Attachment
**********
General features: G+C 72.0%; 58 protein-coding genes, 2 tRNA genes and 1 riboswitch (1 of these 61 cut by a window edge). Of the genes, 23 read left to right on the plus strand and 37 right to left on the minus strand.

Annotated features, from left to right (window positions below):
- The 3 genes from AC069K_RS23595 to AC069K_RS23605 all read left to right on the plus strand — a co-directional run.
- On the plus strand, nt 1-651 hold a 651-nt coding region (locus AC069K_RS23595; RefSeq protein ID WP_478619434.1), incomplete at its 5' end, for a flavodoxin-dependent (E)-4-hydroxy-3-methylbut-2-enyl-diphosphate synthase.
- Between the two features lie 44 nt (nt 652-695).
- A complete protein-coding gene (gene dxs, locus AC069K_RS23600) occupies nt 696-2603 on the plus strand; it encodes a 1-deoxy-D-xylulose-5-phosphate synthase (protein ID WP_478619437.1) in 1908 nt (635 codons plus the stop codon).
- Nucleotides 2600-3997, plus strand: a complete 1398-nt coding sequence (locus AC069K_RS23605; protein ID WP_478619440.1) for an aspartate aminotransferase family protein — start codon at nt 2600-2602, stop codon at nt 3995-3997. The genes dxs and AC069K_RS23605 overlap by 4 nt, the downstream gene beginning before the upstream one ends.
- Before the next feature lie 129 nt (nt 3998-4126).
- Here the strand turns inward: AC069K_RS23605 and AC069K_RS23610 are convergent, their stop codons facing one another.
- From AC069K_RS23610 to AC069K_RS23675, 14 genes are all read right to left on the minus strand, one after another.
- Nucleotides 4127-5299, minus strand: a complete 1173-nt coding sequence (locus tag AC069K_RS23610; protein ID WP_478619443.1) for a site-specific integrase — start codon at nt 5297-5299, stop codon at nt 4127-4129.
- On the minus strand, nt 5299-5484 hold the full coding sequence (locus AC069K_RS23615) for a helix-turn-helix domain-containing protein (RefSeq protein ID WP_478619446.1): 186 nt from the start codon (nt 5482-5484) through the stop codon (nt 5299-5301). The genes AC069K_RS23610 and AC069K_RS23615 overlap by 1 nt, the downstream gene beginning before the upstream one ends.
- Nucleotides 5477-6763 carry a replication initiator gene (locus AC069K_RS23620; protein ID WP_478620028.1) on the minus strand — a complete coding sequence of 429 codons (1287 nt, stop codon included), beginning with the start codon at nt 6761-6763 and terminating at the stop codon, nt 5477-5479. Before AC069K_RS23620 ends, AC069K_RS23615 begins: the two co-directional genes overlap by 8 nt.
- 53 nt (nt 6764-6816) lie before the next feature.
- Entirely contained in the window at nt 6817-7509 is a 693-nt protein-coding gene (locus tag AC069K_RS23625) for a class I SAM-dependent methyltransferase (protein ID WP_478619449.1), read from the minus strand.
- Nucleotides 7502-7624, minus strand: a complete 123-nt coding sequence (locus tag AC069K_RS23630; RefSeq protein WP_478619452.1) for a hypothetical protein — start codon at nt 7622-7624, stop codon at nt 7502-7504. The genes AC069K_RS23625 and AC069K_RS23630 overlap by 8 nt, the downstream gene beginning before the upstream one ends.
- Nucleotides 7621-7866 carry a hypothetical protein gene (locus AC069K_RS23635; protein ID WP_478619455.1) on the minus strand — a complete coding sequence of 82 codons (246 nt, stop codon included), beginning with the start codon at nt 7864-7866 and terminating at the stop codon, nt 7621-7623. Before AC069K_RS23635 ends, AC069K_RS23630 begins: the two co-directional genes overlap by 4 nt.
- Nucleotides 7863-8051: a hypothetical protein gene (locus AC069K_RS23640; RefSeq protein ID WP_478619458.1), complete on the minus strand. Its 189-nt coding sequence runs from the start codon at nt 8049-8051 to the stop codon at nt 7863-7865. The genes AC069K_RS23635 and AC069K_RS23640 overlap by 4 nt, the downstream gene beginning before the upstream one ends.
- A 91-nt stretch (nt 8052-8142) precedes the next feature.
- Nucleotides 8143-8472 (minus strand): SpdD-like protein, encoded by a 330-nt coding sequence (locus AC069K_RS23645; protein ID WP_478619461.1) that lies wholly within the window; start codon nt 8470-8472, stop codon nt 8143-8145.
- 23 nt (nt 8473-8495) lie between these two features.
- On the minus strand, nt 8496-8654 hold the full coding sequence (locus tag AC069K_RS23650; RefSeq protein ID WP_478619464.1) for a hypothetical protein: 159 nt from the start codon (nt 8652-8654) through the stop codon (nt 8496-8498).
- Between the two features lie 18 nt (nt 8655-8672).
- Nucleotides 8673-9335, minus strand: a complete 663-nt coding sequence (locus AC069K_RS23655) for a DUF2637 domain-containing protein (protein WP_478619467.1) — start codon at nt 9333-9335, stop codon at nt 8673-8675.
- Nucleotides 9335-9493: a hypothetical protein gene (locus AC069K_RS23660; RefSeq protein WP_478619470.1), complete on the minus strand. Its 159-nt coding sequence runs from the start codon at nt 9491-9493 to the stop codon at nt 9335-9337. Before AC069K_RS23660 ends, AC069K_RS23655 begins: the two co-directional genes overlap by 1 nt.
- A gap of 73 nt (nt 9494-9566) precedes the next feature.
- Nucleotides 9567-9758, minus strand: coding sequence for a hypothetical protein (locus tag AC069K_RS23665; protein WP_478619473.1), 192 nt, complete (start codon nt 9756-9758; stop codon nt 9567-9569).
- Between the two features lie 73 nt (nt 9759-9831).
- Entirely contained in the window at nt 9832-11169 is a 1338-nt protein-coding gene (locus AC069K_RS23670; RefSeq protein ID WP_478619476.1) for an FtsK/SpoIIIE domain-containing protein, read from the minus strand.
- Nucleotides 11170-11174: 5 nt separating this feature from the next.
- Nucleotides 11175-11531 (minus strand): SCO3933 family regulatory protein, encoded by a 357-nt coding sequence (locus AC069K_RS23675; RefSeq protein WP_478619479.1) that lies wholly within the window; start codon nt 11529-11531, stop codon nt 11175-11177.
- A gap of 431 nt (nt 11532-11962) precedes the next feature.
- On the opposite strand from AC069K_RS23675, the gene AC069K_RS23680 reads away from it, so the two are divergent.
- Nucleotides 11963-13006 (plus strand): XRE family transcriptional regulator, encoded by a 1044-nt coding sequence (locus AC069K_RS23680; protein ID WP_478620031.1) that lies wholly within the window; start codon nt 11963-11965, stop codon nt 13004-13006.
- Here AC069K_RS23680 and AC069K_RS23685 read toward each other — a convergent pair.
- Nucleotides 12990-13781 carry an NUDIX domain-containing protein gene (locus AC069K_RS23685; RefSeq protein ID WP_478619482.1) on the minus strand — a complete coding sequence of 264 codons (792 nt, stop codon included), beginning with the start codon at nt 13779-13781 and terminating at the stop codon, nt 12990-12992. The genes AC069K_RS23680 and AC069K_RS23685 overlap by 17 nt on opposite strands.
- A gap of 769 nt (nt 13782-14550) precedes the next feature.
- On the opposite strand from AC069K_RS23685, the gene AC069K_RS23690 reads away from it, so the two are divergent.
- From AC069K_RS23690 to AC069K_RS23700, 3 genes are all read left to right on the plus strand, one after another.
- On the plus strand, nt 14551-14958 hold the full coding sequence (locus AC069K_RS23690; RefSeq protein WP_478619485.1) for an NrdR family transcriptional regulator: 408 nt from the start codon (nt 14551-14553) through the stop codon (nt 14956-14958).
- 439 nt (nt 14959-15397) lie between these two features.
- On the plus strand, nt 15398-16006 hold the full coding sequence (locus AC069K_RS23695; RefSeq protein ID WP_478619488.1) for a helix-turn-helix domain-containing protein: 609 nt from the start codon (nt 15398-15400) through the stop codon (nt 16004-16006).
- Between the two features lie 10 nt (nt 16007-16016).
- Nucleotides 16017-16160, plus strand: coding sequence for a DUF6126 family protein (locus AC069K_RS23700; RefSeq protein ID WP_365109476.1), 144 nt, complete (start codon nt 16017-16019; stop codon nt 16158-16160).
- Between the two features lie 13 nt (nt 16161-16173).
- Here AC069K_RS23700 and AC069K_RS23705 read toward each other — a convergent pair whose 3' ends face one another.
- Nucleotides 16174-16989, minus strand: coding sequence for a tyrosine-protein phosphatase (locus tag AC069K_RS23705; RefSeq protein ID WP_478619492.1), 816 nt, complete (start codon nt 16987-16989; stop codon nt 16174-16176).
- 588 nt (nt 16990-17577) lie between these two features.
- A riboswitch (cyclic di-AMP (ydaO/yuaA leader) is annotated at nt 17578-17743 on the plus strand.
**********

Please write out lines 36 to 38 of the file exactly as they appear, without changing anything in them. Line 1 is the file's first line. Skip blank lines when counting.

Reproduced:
- Nucleotides 12990-13781 carry an NUDIX domain-containing protein gene (locus AC069K_RS23685; RefSeq protein ID WP_478619482.1) on the minus strand — a complete coding sequence of 264 codons (792 nt, stop codon included), beginning with the start codon at nt 13779-13781 and terminating at the stop codon, nt 12990-12992. The genes AC069K_RS23680 and AC069K_RS23685 overlap by 17 nt on opposite strands.
- A gap of 769 nt (nt 13782-14550) precedes the next feature.
- On the opposite strand from AC069K_RS23685, the gene AC069K_RS23690 reads away from it, so the two are divergent.